The camp was, of course, awake for a while after that. It made no sense to go out in the middle of the night to look for the horses, and so we settled back in and waited until dawn. Our guides started the search as soon as it was bright enough to track the horses well ( an art in which they were true masters).
When it was finally bright enough for our untrained eyes to see something on the ground, the next surprise followed. We found traces of leopards right next to our camp- where we were sleeping without a tent!
Although adult horses and zebrsa are too large to be prey for a leopard, they react to the small of predators. Their spoor explained why the zebras and horses were startled. A few hours later our guides came back with the horses in tow. All were unharmed and sprightly. It seemed as if they had enjoyed their little excursion. The following days were, fortunately, a little calmer.
We spent up to 8 hours a day in the saddle with picnic breaks whenever we found a nice, shady spot. Luckily, these were planned for and we always had the necessary provisions with us in our saddlebags. If we were riding fast enough there was even time for a little nap in a dry riverbed, and we often were!
Besides all the rocks, bushes, hills and rough terrain, Namibia also offers endless open expanses for fantastic gallops that are an absolute highlight for the passionate rider; they certainly were for me. The ground and visibility were perfect and our horses were extremely motivated. It was the most beautiful feeling; to be flying through the landscape on your horse’s back in a straight gallop. In the distance, we would sometimes see giraffes or zebras join and gallop with us.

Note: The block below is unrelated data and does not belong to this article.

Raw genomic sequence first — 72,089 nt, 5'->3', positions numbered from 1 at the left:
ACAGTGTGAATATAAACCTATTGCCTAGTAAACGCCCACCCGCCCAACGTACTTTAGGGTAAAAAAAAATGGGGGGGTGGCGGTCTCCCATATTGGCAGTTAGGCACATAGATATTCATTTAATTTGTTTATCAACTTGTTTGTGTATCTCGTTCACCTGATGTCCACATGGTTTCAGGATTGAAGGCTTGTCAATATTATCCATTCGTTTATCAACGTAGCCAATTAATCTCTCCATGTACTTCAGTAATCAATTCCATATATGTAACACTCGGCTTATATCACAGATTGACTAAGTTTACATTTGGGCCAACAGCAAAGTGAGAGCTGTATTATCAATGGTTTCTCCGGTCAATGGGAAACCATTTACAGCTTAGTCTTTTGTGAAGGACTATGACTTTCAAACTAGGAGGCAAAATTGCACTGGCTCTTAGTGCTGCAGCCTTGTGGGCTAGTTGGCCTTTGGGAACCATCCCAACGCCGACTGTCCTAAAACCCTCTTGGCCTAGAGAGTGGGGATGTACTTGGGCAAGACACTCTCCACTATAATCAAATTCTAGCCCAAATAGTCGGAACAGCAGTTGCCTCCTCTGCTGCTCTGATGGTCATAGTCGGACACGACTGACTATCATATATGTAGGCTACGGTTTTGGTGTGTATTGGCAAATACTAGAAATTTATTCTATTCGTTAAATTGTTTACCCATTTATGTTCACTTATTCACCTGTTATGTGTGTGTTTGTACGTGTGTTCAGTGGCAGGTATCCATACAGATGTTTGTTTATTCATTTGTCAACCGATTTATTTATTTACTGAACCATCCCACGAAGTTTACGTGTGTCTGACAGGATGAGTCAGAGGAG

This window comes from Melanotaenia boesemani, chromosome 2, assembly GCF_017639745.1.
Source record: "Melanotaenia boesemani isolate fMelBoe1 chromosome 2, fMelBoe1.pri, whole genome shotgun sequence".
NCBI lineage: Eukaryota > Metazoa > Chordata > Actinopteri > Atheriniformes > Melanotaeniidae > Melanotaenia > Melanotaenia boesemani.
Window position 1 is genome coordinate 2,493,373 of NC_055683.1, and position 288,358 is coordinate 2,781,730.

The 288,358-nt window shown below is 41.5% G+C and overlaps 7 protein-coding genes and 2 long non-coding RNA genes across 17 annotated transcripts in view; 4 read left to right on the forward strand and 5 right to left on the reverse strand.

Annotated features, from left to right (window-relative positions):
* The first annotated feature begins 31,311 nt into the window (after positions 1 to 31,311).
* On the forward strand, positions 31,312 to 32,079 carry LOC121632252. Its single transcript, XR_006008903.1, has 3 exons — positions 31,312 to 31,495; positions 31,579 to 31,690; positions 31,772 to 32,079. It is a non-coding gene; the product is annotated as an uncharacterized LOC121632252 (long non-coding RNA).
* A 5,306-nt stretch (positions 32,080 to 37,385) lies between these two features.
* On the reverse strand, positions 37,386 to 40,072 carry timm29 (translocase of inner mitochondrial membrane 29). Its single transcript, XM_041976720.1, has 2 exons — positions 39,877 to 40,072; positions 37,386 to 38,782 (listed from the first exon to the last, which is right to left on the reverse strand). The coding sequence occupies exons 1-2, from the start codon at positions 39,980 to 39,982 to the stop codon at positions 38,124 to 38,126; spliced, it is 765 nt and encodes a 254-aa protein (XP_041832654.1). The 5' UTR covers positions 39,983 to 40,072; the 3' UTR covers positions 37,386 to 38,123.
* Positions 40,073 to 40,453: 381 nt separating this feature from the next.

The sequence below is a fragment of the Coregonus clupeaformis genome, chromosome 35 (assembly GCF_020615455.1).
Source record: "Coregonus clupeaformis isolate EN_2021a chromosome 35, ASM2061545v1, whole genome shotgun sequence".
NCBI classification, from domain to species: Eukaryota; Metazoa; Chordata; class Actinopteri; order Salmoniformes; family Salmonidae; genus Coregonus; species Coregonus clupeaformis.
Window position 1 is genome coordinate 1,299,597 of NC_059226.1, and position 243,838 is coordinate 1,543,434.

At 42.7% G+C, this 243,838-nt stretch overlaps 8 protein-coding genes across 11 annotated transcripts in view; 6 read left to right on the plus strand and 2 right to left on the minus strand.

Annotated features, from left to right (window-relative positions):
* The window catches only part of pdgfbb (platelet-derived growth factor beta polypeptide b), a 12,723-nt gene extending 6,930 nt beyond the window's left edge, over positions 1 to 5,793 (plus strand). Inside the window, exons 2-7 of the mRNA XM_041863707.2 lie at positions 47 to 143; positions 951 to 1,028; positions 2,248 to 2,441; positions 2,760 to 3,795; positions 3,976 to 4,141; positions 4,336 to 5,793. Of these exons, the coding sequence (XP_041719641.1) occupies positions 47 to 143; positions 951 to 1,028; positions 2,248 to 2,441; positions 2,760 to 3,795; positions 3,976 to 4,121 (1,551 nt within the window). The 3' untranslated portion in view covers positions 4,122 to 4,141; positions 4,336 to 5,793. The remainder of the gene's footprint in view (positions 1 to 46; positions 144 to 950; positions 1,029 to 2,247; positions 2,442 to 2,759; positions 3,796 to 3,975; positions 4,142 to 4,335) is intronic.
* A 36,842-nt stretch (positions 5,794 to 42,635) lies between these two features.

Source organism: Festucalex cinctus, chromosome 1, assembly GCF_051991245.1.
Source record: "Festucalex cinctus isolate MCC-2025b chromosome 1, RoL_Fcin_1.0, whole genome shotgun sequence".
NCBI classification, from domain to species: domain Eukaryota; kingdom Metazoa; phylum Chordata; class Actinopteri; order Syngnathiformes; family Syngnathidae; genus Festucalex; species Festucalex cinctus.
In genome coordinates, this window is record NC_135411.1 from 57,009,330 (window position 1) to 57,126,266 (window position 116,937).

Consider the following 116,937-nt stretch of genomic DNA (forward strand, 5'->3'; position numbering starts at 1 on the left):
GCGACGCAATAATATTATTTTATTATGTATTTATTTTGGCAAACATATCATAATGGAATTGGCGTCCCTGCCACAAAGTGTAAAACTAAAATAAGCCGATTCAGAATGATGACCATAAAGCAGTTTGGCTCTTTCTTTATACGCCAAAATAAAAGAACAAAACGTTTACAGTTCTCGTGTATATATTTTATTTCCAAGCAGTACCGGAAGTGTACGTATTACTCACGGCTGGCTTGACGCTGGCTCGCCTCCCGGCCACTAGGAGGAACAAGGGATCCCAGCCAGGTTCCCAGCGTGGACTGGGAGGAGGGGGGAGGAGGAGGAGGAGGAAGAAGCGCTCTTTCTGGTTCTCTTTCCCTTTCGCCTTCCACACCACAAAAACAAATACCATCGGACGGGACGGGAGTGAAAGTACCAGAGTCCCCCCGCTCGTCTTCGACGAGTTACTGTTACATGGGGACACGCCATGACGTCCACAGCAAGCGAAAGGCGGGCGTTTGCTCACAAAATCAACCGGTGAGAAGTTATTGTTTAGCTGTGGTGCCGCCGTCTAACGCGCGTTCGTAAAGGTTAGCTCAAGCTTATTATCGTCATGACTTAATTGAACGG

We had incredible animal encounters because the horses are seen by other game animals as being one of them and their calm nature allows close approaches. We even saw a very young leopard, which was an unusual sighting given how shy these beautiful animals are.
We enjoyed sunsets with cool beers or gin and tonics and talked about the adventures of the day and each evening we cooked fresh meals over the fire. These ranged from extravagant feasts to the simple, local food eaten daily in these parts.
We viewed ancient rock paintings of the Khoisan people, or Bushmen and went swimming with our horses at a deserted waterhole.
Even the showers were a highlight. Mostly they were bucket showers, filled with water warmed up over the fire. After 8 hours in the saddle, these simple pleasures under the open sky were a delight. The best shower I ever had was one of these. We camped next to an old, broken well from which the water flowed constantly. We inserted a hose, syphoned the water and treated ourselves to a lovely refreshment in the midday heat. The shower offered views of a small water hole in the distance, where zebras, antelopes and warthogs were also cooling themselves. The view to the camp was shielded by dense bushes, which were very popular with chameleons. During my wonderfully cool shower, I could see 3 of them hanging in the branches and gradually changing colour right next to me.
I could go on like this for hours and talk about one wonderful experience after another. But to get to the point: on a riding safari in Namibia, you will never know what to expect and that’s exactly what makes it so special.